Alyssa Rowse made her debut in the U19 time trial and road race, the first ever female competitor from Bermuda. We’re pleased to report she finished both.

Syria’s Nazir Jaser, Ahmad Badreddin and Mohamed Rayes journey from Aleppo to Bergen is extraordinary.

Another highlight of the Worlds is the international break of the day. If you’re unlikely to feature at the sharp end of the race, or you are the only representative of your country. Why not go up the road and soak up the atmosphere and screen time.

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This year the men’s elite race BOTD featured Costa Rica’s and Kitty Fondue’s favourite cyclist Andrey Amador who kept his fans entertained with his seemingly limitless ability to zip and unzip his jersey.

J is for Just for Midge

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Denmark really were the little nation that could. Third in the medal table behind the two big hitters The Netherlands and Italy, the Danes went home with two bronze medals (Michael Carbel, Amalie Dideriksen) one silver (Emma Norsgaard), and two towering performances for gold and the coveted rainbows. One from Julius Johansen who stormed the victory in the  U19 road race and dabbed over the line.

The other from 18 year old Mikkel Bjerg who roasted the competition in the U23 time trial to claim victory by over a minute.

K is for Kicking ass and kicking back

And not just Journal Velo’s. Team Rwanda exude such fierce joy and excitement that you just can’t help getting swept along with them.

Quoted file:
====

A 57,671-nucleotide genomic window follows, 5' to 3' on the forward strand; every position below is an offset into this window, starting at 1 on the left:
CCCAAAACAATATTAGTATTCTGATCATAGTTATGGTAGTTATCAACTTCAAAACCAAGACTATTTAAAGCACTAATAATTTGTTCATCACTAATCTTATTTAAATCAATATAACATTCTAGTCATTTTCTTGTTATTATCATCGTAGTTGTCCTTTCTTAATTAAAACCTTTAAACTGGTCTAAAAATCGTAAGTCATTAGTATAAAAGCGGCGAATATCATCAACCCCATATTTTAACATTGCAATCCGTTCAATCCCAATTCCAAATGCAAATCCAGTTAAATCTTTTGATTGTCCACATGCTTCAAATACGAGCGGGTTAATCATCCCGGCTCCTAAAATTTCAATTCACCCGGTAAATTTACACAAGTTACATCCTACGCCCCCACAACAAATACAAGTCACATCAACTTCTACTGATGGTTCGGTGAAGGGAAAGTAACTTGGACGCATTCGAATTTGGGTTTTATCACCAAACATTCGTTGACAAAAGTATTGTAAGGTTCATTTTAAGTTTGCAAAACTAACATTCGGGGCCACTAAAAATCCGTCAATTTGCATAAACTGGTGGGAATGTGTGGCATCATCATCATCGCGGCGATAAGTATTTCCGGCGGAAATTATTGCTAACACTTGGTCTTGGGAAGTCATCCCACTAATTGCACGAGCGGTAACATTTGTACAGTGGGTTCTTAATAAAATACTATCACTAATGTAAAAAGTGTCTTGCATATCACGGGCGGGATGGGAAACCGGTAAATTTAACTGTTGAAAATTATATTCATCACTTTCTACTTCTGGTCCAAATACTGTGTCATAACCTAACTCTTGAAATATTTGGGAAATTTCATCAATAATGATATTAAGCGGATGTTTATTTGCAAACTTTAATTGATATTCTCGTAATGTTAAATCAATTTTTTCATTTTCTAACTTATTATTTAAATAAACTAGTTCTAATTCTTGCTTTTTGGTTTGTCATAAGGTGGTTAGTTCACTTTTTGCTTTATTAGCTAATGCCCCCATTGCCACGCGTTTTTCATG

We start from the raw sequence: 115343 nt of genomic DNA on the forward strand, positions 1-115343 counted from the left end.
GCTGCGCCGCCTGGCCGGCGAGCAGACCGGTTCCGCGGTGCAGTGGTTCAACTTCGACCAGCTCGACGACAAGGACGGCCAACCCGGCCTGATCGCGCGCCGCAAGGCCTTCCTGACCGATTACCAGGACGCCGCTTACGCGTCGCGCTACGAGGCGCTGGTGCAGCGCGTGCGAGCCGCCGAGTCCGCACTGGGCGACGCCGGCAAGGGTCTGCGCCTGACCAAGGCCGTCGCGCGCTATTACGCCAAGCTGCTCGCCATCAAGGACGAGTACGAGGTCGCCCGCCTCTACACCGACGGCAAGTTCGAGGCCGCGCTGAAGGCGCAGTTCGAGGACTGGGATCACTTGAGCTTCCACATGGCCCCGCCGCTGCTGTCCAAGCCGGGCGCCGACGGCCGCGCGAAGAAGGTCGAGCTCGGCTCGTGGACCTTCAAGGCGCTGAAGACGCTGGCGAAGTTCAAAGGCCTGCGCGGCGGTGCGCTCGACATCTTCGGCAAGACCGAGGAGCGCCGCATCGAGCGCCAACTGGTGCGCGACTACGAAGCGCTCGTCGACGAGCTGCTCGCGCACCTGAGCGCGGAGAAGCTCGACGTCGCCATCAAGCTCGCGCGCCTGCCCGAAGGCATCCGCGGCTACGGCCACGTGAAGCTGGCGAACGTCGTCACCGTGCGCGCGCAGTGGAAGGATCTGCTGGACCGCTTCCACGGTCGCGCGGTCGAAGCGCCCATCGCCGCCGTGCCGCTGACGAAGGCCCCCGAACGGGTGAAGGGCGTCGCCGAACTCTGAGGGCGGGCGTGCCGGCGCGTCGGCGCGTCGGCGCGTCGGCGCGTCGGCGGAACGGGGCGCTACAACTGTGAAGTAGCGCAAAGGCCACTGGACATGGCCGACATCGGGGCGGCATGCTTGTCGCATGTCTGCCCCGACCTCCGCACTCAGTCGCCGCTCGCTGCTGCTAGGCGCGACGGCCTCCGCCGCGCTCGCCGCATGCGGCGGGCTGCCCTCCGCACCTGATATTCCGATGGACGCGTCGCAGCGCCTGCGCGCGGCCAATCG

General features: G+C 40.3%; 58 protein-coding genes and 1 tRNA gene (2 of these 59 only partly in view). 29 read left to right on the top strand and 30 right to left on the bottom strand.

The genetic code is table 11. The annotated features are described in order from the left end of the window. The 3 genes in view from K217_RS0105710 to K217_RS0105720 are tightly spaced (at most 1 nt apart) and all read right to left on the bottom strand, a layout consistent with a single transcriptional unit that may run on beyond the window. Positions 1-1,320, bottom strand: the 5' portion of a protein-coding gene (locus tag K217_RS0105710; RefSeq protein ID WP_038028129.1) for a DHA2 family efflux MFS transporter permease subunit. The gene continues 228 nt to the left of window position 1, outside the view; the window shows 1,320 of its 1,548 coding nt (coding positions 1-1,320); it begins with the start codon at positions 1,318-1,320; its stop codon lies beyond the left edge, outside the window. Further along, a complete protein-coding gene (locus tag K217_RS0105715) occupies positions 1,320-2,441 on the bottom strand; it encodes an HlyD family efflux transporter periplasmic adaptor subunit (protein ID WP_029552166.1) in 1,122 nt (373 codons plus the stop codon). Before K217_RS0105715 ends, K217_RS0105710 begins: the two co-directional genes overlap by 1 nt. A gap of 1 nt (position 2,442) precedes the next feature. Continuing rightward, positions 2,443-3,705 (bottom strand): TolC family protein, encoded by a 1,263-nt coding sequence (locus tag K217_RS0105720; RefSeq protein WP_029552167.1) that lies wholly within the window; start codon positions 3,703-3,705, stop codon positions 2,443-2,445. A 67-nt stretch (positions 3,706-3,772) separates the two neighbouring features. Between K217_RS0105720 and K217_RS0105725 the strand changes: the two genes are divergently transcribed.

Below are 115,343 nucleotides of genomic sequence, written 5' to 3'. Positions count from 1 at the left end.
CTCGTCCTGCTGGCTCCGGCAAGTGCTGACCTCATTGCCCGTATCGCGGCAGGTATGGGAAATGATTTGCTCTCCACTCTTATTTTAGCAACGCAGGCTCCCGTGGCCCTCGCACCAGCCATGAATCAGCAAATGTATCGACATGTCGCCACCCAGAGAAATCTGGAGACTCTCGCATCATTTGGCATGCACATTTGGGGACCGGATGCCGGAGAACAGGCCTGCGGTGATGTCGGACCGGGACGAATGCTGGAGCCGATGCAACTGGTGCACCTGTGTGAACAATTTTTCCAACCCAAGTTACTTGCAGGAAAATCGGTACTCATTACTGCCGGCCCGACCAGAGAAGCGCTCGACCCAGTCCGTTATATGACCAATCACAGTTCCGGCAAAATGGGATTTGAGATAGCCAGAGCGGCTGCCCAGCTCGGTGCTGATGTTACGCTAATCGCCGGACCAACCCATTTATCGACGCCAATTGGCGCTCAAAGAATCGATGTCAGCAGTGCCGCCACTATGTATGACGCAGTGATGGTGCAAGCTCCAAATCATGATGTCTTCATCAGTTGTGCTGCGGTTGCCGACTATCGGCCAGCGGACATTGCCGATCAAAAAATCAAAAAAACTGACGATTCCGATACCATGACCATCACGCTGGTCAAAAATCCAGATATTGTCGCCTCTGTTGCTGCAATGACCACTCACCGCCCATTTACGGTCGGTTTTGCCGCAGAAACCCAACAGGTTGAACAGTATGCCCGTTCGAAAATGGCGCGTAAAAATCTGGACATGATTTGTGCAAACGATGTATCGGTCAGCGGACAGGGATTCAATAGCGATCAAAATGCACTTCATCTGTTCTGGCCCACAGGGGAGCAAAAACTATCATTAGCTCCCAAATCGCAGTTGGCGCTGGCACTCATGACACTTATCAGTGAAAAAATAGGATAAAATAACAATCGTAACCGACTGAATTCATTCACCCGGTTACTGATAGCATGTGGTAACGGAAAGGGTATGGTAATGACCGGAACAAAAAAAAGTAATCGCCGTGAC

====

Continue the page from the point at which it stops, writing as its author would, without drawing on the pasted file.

When they’re not mixing it up with the big guns in the peloton …

…They’re kicking back and bringing their own special brand of party atmosphere

This is just the most perfect comeback to a lack lustre race report

L is for a Locked out

Poor Danny van Poppel returned to the Dutch team bus early, only to find everyone was out watching the race he’d just left.

M is for Mount Fløyen

The best individual time trial I have ever seen in my life, and you KNOW how  much I LOVE a race against the clock. The final ascent of Mount Fløyen was truly special, a privilege to watch and one of those increasingly rare days when the twitter line was filled with happiness. It had everything..

15,000 fans on the road who cheered each and every rider

and treated them all with the utmost respect.

A gripping contest, even when victory came with a 60 second margin.

The winner and first Dutchman to wear time trial rainbows.

The joke that never gets old

A trip back to the podium in a funicular with sandwiches laid on #theglamour

The podium where Tom had crush-tastic fabulous hair

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And rainbow clad goats!

It  simply beggars belief that the elite women did not get the same opportunity for such a memorable time trial – come ON UCI!

Stay tuned for N-Z! 

Header image: Norwegian fans © KT/Tim De Waele/Corbis via Getty Images

One thought on “World Championships 2017: A to Z (Part I) from Aussie7 to Mount Floyen

  1. Pingback: VeloVoices Podcast 112: The Dark, Dashing Dutchman and the Falling Leaves. | VeloVoices